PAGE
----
Two initiatives that began in 2015 — the formation of the Nelson Street Culture Collaborative and city council’s introduction of a panhandling bylaw — converged in 2016 to become one of the most controversial issues of the year: panhandling and how to respond to people living on the street.
The issue had Nelson’s city council divided and perplexed.
In the fall of 2015 council introduced, and then backed away from, a bylaw intended to control panhandling.
It came back to council in May where it passed 4-3 at third reading. Then when it came up for final adoption in July it failed, because Councillor Michael Dailly changed his mind and voted against the bylaw.
As a result, council decided to put off the initiative for a year to give the Nelson Street Culture Collaborative time to hire and deploy street outreach workers.
“I want to see their impact first,” Dailly told council. “I would rather have a community that is aware of what the symptoms of what mental health distress are, and I am not sure a bylaw can do that. Aggressive panhandling, I am suggesting, is a mental health issue.”
The collaborative, the brainchild Nelson Community Services executive director Rona Park, was formed early in 2015 and consists of a group of about three dozen people from police, community services, churches, health, mental health, municipal, business, and education — those sectors that come in contact one way or another with “those who rely on the street for survival.”
The bylaw would have prohibited panhandlers from obstructing the passage of pedestrians, touching a person, continuing to approach a person who has given a negative response, approaching in groups of two or more, obstructing traffic, panhandling people in parked vehicles or vehicles at a stop light, and panhandling within five metres of an ATM, pay phone, or public washroom.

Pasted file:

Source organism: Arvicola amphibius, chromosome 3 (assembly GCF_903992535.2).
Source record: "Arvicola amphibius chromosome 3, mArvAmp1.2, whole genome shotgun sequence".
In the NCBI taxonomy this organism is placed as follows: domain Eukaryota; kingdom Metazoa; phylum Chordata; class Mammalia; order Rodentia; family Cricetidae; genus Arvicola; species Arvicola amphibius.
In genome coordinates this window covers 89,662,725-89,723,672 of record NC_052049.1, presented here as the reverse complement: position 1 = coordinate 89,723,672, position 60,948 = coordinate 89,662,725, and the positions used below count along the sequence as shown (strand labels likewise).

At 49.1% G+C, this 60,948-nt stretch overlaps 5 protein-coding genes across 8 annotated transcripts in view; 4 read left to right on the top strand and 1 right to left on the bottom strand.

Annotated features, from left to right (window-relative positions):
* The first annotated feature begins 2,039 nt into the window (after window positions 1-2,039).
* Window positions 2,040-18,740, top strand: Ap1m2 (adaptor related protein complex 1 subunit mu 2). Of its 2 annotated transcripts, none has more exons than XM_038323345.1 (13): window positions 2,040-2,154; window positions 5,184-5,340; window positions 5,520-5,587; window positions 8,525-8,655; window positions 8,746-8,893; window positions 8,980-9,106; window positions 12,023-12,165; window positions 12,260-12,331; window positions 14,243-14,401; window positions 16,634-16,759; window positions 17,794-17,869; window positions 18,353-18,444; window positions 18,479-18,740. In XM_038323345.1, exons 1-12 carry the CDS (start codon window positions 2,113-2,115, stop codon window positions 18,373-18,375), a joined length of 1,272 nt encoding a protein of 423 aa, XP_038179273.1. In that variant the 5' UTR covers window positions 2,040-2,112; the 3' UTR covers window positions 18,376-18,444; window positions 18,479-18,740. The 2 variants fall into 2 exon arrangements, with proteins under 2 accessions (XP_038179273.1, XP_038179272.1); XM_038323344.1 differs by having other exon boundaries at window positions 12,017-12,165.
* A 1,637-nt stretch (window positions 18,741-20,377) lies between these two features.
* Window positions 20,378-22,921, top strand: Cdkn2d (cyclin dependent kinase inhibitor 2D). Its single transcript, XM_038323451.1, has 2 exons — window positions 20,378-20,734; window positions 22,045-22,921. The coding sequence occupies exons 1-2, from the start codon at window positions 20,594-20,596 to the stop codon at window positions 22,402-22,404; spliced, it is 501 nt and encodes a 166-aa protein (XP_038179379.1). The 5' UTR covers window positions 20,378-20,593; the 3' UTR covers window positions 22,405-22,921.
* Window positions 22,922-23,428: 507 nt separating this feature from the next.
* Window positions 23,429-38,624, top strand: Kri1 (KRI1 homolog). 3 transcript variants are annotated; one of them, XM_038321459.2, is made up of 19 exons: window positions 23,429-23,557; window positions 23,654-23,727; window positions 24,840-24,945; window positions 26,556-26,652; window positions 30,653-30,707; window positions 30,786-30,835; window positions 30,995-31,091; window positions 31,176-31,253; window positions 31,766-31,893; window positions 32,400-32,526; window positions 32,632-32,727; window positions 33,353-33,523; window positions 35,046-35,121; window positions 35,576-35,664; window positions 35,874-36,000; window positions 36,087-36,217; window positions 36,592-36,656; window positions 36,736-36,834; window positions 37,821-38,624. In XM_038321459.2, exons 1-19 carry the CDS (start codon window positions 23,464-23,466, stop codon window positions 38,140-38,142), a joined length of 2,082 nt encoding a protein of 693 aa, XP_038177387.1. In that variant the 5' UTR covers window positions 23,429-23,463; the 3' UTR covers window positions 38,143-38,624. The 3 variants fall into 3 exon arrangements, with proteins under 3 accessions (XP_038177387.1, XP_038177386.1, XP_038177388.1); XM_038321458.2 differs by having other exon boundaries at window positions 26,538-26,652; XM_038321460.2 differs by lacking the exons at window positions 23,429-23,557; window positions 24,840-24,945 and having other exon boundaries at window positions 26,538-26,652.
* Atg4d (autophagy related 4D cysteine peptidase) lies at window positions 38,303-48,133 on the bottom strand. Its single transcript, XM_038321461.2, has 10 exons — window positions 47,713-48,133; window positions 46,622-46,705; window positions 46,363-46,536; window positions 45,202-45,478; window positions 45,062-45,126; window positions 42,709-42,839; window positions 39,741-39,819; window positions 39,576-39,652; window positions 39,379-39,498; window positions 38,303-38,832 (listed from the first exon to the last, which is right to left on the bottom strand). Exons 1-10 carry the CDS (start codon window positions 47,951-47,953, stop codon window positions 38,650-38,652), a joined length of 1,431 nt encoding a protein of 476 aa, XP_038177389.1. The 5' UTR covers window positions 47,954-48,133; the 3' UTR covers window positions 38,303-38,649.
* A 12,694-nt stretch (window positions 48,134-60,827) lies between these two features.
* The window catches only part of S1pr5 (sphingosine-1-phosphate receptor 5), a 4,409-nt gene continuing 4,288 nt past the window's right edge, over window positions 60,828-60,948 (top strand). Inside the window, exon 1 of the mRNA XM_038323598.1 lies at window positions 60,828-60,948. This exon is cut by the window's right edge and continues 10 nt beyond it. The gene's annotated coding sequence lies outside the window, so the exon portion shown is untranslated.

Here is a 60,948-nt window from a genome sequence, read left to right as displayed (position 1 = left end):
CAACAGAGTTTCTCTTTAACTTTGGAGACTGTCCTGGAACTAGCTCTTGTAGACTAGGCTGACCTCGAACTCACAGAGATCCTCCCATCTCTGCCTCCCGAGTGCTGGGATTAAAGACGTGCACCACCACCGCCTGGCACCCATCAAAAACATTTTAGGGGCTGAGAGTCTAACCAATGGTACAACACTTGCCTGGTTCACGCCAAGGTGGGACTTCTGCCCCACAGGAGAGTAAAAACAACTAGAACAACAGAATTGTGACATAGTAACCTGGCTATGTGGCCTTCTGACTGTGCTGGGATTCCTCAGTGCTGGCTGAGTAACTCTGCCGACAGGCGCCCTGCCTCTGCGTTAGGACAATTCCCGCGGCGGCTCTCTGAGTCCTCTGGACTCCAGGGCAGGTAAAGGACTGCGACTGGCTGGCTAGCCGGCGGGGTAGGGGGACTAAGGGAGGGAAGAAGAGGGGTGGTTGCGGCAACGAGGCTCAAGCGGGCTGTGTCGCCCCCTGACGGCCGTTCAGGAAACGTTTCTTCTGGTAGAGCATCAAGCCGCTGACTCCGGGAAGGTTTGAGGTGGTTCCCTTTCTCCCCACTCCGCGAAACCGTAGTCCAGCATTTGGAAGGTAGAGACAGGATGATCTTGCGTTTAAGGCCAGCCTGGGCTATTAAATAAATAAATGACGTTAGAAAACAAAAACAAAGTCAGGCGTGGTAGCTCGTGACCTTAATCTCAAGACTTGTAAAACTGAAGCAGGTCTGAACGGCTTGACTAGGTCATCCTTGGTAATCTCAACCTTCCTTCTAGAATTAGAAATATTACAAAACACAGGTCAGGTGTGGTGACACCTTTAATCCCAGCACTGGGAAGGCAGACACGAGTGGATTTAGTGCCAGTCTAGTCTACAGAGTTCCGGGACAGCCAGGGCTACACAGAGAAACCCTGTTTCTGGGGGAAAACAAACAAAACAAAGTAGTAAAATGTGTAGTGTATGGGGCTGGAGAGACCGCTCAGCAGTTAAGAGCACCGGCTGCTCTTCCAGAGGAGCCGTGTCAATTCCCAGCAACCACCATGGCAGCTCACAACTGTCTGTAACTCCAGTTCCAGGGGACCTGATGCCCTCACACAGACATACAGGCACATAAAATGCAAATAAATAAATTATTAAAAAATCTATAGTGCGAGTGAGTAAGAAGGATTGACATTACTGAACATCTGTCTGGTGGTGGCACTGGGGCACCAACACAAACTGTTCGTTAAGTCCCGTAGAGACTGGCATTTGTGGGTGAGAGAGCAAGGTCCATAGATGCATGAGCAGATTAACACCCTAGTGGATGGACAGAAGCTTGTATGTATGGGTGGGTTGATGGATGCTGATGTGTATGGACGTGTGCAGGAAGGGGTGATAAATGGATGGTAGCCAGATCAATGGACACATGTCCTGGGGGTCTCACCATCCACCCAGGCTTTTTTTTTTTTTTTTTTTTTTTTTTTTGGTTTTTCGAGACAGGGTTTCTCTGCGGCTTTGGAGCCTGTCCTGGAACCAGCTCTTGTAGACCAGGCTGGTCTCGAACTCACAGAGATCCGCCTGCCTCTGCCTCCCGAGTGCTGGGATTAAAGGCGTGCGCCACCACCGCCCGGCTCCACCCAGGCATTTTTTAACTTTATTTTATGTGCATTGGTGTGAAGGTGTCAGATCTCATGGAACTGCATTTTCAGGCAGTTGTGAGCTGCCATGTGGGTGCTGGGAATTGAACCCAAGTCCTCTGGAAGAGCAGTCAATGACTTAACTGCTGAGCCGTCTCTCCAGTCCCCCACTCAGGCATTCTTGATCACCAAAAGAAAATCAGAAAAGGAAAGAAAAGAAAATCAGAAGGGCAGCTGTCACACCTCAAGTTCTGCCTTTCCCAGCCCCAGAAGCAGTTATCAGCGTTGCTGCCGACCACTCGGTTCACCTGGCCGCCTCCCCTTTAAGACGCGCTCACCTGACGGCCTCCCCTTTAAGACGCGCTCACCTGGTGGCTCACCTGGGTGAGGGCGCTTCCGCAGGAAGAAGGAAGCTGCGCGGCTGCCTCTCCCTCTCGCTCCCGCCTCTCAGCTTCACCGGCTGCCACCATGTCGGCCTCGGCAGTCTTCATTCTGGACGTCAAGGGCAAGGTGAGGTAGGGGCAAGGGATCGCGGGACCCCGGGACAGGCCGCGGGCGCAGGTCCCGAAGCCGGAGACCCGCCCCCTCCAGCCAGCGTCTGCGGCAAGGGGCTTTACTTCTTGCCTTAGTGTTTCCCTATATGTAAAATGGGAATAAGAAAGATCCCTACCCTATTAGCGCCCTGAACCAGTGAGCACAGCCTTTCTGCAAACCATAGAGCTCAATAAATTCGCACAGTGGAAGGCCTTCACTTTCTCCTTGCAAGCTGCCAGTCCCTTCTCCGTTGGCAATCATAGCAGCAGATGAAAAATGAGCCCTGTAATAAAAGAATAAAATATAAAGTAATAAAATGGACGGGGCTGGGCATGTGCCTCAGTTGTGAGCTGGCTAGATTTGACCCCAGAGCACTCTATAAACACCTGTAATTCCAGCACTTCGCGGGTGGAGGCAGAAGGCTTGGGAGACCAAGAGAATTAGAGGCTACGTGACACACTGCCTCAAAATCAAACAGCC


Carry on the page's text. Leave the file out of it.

And it would have prohibited panhandling within five metres of a financial institution, bus stop, bus shelter, liquor store, movie theatre, sidewalk cafe, or place of worship entrance; panhandling after sunset; impeding access to a business; panhandling from people at a sidewalk cafe; and panhandling for more than one hour in one place within a given four-hour period.
Park said she and the street culture collaborative wanted to avoid assumptions and blanket statements about the street population.
“We need to go through these layers to make sure we know what is going on. It is not necessarily that if you are on the street you have a mental health problem or drug problem. Some of these people are very lonely. There are multiple reasons why people are relying on street culture,” Park told the Star in January.
In March the collaborative came up with a list of the characteristics of the street population, which they said numbers about 20 to 30 people.
“We found that they are a very multi-faceted group of individuals, like any other group,” Park said. “Which means the response needs to be diverse. It’s not a cookie-cutter situation.”
In April, the collaborative came out with eight recommendations, the foremost of which were to offer mental health first aid training and to hire street outreach workers.
The two-day mental health first aid training course was given to 65 municipal employees and social service workers. A shorter version was attended by 17 business people. Selkirk College will be offering it as a continuing education course in Nelson in the new year.
To hire outreach workers for a year, the collaborative raised $100,000 from the federal government and other sources.
In September, three outreach workers — Ryall Giuliano, Jeremy Kelly and Bernadette White — were hired and spent their first month on the job in training.